23. DeJesus, E.; Rockstroh, J.K.; Henry, K.; Molina, J.M.; Gathe, J.; Ramanathan, S.; GS-236-0103 Study Team. Co-formulated elvitegravir, cobicistat, emtricitabine, and tenofovir disoproxil fumarate versus ritonavir-boosted atazanavir plus co-formulated emtricitabine and tenofovir disoproxil fumarate for initial treatment of HIV-1 infection: A randomised, double-blind, phase 3, non-inferiority trial. Lancet 2012, 379, 2429–2438.
    24. Sax, P.E.; DeJesus, E.; Mills, A.; Zolopa, A.; Cohen, C.; Wohl, D.; Gallant, J.E.; Liu, H.C.; Zhong, L.; Yale, K.; et al. Co-formulated elvitegravir, cobicistat, emtricitabine, and tenofovir versus co-formulated efavirenz, emtricitabine, and tenofovir for initial treatment of HIV-1 infection: A randomised, double-blind, phase 3 trial, analysis of results after 48 weeks. Lancet 2012, 379, 2439–2448.
    25. Squillace, N.; Ricci, E.; Quirino, T.; Gori, A.; Bandera, A.; Carenzi, L.; De Socio, G.V.; Orofino, G.; Martinelli, C.; Madeddu, G.; et al. Safety and tolerability of Elvitegravir/Cobicistat/Emtricitabine/Tenofovir Disoproxil fumarate in a real life setting: Data from surveillance cohort long-term toxicity antiretrovirals/antivirals (SCOLTA) project. PLoS ONE 2017, 12, e0179254.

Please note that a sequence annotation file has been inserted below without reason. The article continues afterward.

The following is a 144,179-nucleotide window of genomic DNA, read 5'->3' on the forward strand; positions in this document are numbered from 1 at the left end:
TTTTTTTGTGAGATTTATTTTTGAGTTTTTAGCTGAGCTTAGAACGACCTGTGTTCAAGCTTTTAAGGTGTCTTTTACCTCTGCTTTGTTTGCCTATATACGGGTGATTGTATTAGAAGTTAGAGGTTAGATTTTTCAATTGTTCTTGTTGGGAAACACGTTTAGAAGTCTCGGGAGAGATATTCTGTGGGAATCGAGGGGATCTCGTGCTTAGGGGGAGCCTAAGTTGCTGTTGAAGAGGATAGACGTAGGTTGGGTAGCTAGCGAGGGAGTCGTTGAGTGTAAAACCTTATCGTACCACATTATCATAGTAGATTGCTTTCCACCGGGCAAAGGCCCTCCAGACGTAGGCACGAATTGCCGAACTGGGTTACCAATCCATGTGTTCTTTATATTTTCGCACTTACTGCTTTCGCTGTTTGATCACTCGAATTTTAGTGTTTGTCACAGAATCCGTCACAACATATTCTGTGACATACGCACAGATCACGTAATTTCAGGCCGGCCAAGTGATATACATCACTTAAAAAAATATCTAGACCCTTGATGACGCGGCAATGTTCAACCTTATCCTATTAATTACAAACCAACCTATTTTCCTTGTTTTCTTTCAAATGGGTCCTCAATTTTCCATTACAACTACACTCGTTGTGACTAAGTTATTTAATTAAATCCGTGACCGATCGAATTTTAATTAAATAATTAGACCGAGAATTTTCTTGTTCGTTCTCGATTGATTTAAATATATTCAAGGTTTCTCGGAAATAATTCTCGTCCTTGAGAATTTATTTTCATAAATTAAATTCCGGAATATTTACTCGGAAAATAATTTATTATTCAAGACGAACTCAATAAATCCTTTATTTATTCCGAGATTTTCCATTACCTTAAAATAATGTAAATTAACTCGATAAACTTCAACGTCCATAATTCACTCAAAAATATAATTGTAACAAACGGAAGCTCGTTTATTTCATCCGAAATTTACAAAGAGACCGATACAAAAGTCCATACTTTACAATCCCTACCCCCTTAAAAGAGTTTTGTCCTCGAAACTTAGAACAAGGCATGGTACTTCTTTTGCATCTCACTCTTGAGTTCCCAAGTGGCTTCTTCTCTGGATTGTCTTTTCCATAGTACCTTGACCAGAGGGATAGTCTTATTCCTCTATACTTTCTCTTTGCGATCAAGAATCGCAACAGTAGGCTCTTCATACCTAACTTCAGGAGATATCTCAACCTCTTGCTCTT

26. Min, S.; Sloan, L.; DeJesus, E.; Hawkins, T.; McCurdy, L.; Song, I.; Stroder, R.; Chen, S.; Underwood, M.; Fujiwara, T.; et al. Antiviral activity, safety, and pharmacokinetics/pharmacodynamics of dolutegravir as 10-day monotherapy in HIV-1-infected adults. AIDS 2011, 25, 1737–1745.
    27. Van Lunzen, J.; Maggiolo, F.; Arribas, J.R.; Rakhmanova, A.; Yeni, P.; Young, B.; Rockstroh, J.K.; Almond, S.; Song, I.; Brothers, C.; et al. Once daily dolutegravir (S/GSK1349572) in combination therapy in antiretroviral-naive adults with HIV: Planned interim 48 week results from SPRING-1, a dose-ranging, randomised, phase 2b trial. Lancet Infect. Dis. 2012, 12, 111–118.